Induction of the 5S RNP–Mdm2–p53 ribosomal stress pathway delays the initiation but fails to eradicate established murine acute myeloid leukemia
Research output: Contribution to journal › Article
Mutations resulting in constitutive activation of signaling pathways that regulate ribosome biogenesis are among the most common genetic events in acute myeloid leukemia (AML). However, whether ribosome biogenesis presents as a therapeutic target to treat AML remains unexplored. Perturbations in ribosome biogenesis trigger the 5S ribonucleoprotein particle (RNP)–Mdm2–p53 ribosomal stress pathway, and induction of this pathway has been shown to have therapeutic efficacy in Myc-driven lymphoma. In the current study we address the physiological and therapeutic role of the 5S RNP–Mdm2–p53 pathway in AML. By utilizing mice that have defective ribosome biogenesis due to downregulation of ribosomal protein S19 (Rps19), we demonstrate that induction of the 5S RNP–Mdm2–p53 pathway significantly delays the initiation of AML. However, even a severe Rps19 deficiency that normally results in acute bone marrow failure has no consistent efficacy on already established disease. Finally, by using mice that harbor a mutation in the Mdm2 gene disrupting its binding to 5S RNP, we show that loss of the 5S RNP–Mdm2–p53 pathway is dispensable for development of AML. Our study suggests that induction of the 5S RNP–Mdm2–p53 ribosomal stress pathway holds limited potential as a single-agent therapy in the treatment of AML.Leukemia advance online publication, 17 June 2016; doi:10.1038/leu.2016.159.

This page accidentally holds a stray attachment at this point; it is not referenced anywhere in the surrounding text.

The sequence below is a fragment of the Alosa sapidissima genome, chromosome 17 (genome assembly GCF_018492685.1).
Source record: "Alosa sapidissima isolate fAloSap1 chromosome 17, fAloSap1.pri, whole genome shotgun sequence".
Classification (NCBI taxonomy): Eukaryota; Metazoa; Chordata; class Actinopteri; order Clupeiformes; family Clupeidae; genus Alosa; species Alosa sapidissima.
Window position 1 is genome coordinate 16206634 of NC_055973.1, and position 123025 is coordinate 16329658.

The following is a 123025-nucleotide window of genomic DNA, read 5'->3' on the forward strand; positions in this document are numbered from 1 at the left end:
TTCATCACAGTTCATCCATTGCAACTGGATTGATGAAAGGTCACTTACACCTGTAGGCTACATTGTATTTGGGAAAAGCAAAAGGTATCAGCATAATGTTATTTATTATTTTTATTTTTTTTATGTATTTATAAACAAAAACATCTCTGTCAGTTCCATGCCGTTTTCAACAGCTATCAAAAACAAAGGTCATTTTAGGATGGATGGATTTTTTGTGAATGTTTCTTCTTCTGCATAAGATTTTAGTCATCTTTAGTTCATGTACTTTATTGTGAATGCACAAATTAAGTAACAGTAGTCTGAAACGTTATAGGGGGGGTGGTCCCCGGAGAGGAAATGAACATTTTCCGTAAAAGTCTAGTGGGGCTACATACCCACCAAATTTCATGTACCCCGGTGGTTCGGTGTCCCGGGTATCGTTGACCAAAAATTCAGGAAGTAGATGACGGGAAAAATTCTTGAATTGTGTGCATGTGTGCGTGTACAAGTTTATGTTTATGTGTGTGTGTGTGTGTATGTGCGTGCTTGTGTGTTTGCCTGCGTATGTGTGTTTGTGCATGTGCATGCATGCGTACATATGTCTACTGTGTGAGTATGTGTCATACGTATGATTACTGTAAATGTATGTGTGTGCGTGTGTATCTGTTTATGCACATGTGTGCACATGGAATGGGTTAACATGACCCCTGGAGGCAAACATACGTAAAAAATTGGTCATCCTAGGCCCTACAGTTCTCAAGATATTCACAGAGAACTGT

|Research areas and keywords||
Subject classification (UKÄ) – MANDATORY
|Early online date||2016 Jun 17|
|Publication status||Published - 2017 Jan|